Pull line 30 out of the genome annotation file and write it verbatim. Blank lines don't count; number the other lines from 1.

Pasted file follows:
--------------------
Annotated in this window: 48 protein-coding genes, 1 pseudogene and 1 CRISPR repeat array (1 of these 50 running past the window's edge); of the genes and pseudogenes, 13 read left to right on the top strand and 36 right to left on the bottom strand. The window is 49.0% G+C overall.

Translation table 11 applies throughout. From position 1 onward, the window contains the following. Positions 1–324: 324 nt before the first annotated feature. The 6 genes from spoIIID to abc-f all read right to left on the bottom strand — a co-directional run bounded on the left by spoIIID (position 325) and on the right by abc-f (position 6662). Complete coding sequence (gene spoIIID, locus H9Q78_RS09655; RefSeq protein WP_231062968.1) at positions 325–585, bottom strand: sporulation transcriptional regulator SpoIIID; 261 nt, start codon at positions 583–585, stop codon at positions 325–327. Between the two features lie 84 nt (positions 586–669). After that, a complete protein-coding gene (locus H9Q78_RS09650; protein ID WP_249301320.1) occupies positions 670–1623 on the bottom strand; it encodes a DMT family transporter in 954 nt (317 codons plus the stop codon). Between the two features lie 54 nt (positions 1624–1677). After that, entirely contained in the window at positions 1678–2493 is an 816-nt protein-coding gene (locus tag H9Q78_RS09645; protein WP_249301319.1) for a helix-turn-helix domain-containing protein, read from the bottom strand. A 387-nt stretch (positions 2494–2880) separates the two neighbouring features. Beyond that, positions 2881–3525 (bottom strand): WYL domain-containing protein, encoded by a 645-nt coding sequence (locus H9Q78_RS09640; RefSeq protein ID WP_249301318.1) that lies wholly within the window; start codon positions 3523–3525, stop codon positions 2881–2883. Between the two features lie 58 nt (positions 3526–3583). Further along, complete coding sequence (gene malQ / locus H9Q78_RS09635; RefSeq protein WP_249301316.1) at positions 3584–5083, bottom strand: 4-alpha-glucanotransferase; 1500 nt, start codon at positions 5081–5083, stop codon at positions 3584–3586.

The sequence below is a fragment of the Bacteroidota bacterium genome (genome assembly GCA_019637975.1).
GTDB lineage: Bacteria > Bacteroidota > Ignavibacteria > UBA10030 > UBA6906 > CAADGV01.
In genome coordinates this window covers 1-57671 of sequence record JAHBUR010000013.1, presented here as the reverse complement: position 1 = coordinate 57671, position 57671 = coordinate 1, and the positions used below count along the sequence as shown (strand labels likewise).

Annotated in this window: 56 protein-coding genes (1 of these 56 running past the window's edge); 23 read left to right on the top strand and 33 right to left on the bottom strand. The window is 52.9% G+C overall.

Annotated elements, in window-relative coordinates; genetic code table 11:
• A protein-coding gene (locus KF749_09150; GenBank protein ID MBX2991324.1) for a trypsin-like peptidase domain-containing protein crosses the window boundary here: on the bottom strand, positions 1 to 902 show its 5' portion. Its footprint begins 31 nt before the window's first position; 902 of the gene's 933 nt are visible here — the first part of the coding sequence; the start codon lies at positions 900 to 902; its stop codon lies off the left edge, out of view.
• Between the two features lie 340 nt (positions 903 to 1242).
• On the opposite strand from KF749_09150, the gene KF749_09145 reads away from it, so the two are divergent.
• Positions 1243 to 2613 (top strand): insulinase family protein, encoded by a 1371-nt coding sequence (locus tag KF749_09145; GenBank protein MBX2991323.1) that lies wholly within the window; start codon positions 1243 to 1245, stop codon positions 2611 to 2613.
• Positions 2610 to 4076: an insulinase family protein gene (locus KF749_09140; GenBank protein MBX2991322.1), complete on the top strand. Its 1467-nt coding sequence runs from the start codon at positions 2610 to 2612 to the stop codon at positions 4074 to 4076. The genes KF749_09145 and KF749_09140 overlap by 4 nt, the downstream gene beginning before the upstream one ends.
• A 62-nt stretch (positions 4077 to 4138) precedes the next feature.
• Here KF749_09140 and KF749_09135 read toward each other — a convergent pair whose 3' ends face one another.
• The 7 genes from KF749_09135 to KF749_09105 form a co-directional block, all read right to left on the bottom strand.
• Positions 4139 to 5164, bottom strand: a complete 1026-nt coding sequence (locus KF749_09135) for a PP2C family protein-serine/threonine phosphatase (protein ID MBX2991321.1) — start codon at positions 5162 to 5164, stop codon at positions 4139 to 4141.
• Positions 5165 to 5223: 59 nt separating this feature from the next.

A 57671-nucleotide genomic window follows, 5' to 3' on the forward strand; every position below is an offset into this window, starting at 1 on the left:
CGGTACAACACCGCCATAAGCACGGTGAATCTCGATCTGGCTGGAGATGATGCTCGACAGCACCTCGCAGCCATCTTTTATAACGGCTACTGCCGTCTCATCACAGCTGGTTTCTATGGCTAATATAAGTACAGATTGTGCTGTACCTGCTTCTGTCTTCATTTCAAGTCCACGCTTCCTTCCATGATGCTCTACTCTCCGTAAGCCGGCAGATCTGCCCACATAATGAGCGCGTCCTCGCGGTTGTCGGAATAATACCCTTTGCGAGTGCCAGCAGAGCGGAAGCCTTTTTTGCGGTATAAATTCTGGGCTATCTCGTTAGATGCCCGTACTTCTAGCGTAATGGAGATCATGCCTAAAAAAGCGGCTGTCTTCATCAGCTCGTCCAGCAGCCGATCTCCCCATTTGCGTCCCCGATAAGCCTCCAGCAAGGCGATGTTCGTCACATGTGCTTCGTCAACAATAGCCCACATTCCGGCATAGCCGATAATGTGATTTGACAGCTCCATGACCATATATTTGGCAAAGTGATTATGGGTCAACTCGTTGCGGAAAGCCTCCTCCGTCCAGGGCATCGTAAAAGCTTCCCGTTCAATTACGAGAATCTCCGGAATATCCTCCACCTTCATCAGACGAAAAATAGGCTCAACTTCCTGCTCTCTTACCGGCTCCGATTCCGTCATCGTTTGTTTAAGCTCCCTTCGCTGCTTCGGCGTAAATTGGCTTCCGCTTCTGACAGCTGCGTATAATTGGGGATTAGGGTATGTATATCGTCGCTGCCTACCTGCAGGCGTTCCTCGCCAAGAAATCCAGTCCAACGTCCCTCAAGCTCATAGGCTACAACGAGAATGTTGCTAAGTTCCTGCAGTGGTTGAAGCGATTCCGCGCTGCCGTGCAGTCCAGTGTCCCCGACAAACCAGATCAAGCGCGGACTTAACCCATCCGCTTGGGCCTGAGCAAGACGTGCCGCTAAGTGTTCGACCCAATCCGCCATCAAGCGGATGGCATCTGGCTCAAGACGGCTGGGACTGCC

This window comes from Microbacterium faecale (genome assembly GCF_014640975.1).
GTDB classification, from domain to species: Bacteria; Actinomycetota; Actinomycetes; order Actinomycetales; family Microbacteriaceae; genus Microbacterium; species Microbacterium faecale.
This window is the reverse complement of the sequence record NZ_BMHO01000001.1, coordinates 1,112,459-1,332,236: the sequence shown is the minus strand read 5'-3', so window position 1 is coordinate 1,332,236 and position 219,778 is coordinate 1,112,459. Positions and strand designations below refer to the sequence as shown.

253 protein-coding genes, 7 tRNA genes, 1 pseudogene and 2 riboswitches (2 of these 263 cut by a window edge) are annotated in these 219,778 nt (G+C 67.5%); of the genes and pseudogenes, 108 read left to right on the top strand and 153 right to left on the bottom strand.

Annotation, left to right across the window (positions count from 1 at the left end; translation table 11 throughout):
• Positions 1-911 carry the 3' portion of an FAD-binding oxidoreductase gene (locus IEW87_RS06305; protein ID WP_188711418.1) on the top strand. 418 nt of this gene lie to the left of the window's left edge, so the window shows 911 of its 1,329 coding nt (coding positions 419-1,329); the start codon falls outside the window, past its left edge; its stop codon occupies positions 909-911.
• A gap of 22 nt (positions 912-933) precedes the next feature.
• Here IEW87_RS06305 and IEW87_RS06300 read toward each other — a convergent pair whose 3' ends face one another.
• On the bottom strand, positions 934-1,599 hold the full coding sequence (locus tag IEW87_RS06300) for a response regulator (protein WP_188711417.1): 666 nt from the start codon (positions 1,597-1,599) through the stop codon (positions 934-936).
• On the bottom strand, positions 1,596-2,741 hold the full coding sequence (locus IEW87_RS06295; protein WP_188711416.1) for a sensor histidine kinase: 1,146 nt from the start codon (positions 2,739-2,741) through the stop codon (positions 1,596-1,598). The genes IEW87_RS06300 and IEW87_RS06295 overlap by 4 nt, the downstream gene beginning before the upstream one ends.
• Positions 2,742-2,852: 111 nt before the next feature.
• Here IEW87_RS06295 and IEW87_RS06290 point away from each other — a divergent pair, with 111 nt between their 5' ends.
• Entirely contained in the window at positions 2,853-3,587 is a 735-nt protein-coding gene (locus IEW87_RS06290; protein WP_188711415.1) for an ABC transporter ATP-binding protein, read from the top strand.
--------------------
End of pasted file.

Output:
• Positions 2,742-2,852: 111 nt before the next feature.